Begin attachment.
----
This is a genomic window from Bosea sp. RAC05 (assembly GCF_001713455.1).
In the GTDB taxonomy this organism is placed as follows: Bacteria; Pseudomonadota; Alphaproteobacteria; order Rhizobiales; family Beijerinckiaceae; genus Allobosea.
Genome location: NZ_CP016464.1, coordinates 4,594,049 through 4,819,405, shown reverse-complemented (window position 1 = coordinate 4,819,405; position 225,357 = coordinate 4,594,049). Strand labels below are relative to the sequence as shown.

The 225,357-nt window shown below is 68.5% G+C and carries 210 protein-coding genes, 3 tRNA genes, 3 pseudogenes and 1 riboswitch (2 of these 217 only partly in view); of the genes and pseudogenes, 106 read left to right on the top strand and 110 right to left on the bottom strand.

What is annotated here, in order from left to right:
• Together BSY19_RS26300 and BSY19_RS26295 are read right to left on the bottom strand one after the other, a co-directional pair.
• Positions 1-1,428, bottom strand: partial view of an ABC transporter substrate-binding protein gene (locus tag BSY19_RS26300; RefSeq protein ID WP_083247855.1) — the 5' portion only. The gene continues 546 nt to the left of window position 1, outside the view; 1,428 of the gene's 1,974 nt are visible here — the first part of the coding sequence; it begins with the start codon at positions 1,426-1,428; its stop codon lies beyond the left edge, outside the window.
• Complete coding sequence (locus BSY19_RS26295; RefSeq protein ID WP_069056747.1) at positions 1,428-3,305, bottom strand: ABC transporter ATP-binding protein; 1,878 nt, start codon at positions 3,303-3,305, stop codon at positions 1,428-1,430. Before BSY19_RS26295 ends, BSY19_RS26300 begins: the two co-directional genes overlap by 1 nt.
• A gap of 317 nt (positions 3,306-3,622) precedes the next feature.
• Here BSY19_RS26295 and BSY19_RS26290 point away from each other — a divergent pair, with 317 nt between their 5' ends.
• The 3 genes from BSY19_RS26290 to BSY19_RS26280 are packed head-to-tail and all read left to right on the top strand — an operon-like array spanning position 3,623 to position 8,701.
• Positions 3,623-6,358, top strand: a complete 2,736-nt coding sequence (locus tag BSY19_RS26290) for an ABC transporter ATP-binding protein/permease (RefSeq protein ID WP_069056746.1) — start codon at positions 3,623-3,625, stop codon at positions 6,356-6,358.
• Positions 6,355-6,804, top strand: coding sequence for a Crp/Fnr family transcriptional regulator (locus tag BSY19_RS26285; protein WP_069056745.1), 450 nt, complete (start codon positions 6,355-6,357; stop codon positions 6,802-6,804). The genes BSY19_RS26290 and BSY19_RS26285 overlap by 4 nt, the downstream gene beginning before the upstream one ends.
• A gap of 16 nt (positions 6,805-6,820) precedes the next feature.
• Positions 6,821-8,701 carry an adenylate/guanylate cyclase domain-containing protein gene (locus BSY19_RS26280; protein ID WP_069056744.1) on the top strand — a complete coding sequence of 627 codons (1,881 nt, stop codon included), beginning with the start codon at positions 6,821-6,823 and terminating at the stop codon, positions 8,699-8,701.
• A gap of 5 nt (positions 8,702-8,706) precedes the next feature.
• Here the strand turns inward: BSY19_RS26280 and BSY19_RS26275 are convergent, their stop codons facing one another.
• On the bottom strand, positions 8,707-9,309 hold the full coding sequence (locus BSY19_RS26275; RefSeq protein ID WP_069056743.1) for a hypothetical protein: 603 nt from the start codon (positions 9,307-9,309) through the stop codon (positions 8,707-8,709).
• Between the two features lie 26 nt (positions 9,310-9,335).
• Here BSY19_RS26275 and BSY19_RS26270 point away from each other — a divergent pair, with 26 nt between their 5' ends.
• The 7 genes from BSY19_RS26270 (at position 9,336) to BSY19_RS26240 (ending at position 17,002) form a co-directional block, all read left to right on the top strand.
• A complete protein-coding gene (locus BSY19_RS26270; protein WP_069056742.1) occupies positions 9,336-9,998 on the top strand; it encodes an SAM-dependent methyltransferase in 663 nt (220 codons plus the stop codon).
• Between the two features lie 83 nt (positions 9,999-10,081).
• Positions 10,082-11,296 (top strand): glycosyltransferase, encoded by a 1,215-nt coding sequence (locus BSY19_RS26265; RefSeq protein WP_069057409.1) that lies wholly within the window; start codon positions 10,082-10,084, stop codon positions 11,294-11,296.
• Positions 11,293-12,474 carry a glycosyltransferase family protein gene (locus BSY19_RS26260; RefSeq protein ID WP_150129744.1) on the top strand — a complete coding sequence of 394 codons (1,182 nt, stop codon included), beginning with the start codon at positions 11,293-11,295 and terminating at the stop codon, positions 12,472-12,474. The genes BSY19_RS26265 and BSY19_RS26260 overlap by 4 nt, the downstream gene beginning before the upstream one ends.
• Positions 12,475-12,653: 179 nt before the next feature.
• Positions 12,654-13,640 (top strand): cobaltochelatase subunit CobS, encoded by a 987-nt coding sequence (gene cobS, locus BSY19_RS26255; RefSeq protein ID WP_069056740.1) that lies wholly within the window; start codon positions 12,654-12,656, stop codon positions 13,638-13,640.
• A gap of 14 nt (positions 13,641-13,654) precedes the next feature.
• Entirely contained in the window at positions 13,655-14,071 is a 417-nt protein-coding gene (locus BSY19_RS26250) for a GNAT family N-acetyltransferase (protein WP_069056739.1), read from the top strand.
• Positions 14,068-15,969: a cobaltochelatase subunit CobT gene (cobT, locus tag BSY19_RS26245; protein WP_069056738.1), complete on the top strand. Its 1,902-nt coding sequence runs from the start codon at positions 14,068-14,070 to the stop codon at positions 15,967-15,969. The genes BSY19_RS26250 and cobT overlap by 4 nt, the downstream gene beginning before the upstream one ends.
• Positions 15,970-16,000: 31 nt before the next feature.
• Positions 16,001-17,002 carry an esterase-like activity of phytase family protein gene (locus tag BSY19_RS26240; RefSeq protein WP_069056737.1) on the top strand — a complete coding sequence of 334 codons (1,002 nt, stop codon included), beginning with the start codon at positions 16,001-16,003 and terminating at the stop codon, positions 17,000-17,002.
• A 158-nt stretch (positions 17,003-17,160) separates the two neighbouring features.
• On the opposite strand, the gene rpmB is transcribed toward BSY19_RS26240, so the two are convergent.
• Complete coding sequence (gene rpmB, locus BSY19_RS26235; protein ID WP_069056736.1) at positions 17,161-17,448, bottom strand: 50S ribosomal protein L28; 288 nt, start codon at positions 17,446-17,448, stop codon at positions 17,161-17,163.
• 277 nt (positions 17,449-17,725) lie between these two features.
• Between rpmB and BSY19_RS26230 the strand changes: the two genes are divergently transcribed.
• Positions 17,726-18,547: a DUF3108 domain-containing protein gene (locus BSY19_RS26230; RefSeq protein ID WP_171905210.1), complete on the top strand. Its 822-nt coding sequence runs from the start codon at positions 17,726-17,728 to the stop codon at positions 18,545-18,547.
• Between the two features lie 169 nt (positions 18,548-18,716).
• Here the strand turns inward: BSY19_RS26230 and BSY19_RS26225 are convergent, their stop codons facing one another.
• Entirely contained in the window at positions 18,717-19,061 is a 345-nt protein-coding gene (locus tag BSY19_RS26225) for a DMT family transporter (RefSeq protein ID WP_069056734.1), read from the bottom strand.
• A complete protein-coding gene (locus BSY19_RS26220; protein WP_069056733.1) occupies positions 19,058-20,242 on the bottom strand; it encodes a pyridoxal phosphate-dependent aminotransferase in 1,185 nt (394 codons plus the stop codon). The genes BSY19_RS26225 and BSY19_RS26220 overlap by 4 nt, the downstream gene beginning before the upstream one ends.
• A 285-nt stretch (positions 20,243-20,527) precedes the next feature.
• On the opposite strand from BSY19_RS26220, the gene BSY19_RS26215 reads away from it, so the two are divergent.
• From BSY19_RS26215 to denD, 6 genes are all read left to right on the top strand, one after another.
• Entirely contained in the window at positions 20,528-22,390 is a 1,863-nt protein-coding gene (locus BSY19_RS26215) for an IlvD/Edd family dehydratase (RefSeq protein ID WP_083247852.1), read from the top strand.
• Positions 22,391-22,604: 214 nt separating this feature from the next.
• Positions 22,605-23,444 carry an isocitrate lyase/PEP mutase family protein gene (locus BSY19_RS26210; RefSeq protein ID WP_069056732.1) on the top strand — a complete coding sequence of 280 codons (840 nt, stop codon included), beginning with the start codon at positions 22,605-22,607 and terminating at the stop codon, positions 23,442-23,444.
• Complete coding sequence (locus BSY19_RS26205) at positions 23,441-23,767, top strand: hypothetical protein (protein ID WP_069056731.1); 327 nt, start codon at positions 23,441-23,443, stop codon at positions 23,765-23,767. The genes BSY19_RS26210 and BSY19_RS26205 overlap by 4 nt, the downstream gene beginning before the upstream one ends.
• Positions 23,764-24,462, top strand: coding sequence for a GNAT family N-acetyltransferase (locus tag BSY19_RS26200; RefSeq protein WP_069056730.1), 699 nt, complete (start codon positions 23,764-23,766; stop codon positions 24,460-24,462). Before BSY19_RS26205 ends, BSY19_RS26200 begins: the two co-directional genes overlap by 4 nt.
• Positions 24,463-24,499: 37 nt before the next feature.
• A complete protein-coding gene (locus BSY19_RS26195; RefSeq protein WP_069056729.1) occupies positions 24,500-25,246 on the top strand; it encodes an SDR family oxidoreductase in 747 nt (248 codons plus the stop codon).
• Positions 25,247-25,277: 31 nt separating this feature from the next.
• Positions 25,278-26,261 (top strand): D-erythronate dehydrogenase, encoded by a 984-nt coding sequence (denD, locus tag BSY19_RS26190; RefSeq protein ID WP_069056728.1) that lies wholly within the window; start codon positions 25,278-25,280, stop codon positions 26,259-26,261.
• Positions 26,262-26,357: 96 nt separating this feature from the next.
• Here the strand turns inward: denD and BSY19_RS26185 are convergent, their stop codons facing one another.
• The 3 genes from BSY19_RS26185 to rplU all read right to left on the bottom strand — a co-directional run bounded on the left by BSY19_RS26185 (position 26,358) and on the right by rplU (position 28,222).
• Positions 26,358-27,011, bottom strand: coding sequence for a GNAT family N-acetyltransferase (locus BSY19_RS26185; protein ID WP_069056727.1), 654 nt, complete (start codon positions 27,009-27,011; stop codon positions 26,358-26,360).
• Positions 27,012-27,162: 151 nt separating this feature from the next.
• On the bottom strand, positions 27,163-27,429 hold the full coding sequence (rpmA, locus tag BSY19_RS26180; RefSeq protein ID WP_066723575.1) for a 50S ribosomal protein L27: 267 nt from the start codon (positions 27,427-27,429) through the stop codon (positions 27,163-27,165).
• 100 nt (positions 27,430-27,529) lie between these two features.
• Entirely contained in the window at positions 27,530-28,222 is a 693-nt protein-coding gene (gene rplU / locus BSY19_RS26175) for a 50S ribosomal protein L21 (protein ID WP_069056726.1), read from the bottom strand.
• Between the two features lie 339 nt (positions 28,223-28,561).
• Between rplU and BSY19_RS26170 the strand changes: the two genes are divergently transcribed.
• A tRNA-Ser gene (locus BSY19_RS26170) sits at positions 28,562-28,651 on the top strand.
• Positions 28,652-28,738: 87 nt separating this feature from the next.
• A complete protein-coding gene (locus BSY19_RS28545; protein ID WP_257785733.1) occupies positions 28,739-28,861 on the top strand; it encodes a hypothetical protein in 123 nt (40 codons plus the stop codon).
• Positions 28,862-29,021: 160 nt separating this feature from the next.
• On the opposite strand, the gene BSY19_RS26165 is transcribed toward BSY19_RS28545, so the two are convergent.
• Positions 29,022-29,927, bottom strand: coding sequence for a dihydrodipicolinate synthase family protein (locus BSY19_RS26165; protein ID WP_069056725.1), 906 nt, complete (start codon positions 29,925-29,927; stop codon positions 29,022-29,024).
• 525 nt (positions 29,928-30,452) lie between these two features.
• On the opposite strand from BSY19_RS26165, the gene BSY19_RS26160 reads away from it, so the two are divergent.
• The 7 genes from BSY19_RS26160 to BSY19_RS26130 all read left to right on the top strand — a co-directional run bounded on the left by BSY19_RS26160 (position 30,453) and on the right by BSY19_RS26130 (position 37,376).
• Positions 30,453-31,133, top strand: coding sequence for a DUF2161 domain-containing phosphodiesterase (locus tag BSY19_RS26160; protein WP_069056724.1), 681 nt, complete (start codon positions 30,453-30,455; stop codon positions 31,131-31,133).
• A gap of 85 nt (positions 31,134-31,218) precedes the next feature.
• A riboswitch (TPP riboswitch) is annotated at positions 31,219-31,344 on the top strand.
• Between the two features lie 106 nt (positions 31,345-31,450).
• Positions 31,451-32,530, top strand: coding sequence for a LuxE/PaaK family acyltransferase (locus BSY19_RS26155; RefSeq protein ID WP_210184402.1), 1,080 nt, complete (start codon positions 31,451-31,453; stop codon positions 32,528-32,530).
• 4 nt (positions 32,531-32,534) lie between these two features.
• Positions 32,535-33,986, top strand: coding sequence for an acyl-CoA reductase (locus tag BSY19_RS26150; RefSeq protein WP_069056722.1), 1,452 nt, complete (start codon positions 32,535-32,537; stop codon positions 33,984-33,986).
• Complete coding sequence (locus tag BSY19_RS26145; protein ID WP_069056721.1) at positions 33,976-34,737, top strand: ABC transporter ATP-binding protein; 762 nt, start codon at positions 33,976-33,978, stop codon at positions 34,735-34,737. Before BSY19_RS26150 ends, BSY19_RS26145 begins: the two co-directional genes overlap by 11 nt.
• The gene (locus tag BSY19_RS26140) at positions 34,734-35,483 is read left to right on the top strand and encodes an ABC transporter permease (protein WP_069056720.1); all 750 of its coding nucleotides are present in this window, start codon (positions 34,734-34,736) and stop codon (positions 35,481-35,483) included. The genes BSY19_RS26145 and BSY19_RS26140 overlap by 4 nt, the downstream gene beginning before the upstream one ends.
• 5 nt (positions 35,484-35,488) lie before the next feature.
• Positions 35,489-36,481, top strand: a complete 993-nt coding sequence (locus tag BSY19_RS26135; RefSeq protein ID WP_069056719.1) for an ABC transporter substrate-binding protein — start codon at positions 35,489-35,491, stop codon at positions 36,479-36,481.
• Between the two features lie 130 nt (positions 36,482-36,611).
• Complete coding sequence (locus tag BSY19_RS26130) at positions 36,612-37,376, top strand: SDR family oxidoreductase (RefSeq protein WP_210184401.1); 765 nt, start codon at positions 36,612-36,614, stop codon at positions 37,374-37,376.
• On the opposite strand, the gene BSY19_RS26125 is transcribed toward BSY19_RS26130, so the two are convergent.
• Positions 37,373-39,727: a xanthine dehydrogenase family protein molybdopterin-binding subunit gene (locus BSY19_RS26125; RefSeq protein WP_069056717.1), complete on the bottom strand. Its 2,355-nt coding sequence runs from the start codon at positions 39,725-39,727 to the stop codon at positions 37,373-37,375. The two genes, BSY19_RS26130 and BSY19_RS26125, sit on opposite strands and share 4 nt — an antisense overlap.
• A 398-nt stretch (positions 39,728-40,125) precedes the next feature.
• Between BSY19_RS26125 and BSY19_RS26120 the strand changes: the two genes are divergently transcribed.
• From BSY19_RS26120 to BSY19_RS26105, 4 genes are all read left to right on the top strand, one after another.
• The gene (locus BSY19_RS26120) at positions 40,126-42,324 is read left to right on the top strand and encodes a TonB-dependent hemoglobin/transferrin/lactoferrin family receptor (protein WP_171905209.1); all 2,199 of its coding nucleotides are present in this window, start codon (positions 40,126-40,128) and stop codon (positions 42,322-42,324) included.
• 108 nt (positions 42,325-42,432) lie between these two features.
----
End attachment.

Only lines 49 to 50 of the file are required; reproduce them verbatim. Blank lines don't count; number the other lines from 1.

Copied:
• Complete coding sequence (locus BSY19_RS26205) at positions 23,441-23,767, top strand: hypothetical protein (protein ID WP_069056731.1); 327 nt, start codon at positions 23,441-23,443, stop codon at positions 23,765-23,767. The genes BSY19_RS26210 and BSY19_RS26205 overlap by 4 nt, the downstream gene beginning before the upstream one ends.
• Positions 23,764-24,462, top strand: coding sequence for a GNAT family N-acetyltransferase (locus tag BSY19_RS26200; RefSeq protein WP_069056730.1), 699 nt, complete (start codon positions 23,764-23,766; stop codon positions 24,460-24,462). Before BSY19_RS26205 ends, BSY19_RS26200 begins: the two co-directional genes overlap by 4 nt.